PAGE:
There’s something about Mary Stuart that the movies can’t resist, and it’s no mystery—the spectacle of a fierce and formidable queen surrounded by scheming men, the tragedy of a headstrong woman who loses her head. She was a feminist before her pop-cultural time when Katharine Hepburn played her in 1936—“I’m going to live my own life!” she declared. Now, played by Saoirse Ronan in “Mary Queen of Scots,” she’s a compelling figure for our #MeToo time. So is her cousin, rival, nemesis and, as this Mary believes ardently, potential partner in a royal sisterhood of peace and wisdom, England’s Queen Elizabeth (Margot Robbie). What’s mysterious about this film is why, with so much on its mind and such gifted stars to express it, the drama should be so unaffecting—even when the two women finally meet, as they neglected to do in the less shapely drama of real life.
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The narrative moves lurchingly, with frequent inter-queen crosscuts that call attention to the choppy structure. Mary, an open spirit if a heedless one, comes home from France as an 18-year-old widow, prepared to take what she considers her rightful place on the Scottish throne, and to assert, by virtue of her lineage, her claim on the English throne as well. Elizabeth, the English monarch, wields great power in her own realm, but Mary’s return presents an immediate threat to her rule, so Elizabeth plots with her advisers what to do about it. The plotting and scheming on both sides of the rivalry border on impenetrable, though, in fairness, the director, Josie Rourke, and the screenwriter, Beau Willimon, are less interested in political strategy than in the choices both women make to secure their positions in a world of men, and the personal price they must pay in the process.
The story is mainly Mary’s, of course, and Ms. Ronan brings a spiritual fervor, as well as a strong sexual charge, to the role. (An abiding mystery of her performances is how her facial features, none of them individually imposing, combine with her marvelously musical voice to convey physical beauty and deep feeling.) Ms. Robbie has it easier, thanks to her character’s inherent theatricality—this Elizabeth is a great beauty until smallpox disfigures her face. The actress also has it harder, given the potential for caricature once the stricken queen takes refuge behind what might strike contemporary eyes as clown-white makeup. (And given the fact that Elizabeth was previously played, in 1998 and again in 2007, by Cate Blanchett.) In any case, Ms. Robbie rises to all challenges; she makes her queen a fine foil to the heroine of the piece.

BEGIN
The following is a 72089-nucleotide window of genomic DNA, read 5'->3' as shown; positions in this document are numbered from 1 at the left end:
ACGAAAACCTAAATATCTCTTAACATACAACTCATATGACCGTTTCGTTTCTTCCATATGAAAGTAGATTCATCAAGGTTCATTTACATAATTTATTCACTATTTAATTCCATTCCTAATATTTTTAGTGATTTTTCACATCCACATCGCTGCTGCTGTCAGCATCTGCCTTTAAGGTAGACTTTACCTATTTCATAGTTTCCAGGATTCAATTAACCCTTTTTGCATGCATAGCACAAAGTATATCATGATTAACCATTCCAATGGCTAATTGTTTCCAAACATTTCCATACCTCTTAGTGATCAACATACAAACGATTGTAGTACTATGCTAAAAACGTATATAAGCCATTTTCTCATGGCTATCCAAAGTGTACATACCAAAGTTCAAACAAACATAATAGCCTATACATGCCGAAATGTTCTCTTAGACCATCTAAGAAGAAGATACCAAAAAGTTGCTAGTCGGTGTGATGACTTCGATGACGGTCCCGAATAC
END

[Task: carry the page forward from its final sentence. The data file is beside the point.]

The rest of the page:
The challenge of the film as a whole is framing a feminist vision of these oft-recounted events without falling into didacticism. How the filmmakers go about it is another story.
The respective imperatives—and plights—of Mary and Elizabeth are dramatic because they ring true in their essence, factual liberties notwithstanding, and in their contemporary resonance. It’s dismaying to watch these phenomenal females insulted, threatened, diminished or manipulated by their male inferiors—the film functions as, among other things, a study of two women in their workplaces—and gratifying to see their pent-up fury explode.
But “Mary Queen of Scots” makes its points repetitively, and relentlessly, especially when the subject is sex. (The subject is often sex, since Mary’s taste in men is unreliable, to say the least, and her reputation is unjustly besmirched, in this version, by accusations—from her male enemies—that she’s a wanton or a whore.) The director and the screenwriter are prominent in their fields, Ms. Rourke in the theater and Mr. Willimon in TV, yet both are making their feature debuts, and their big-screen inexperience shows.
A battle sequence is clumsily staged, with Mary, on horseback, looking on inexpressively, like an actress waiting for direction. We get more than enough of John Knox (David Tennant), the angry leader of Scotland’s Reformation, to whom the camera turns every time there’s a lull in the action, or surcease in the sex talk. Segments succeed each other with few grace notes and little flow. And that climactic confrontation between Mary and Elizabeth, staged at a country cottage amid curtains waving surreally in a breeze, declines to ignite: not because it’s fictional, but precisely because it’s staged, with purposeful aesthetics—the curtains are there so Elizabeth can conceal her grotesque appearance. #ThemToo, the scene tells us, but it’s a construction, at once lovely and eerily lifeless.
Write to Joe Morgenstern at firstname.lastname@example.org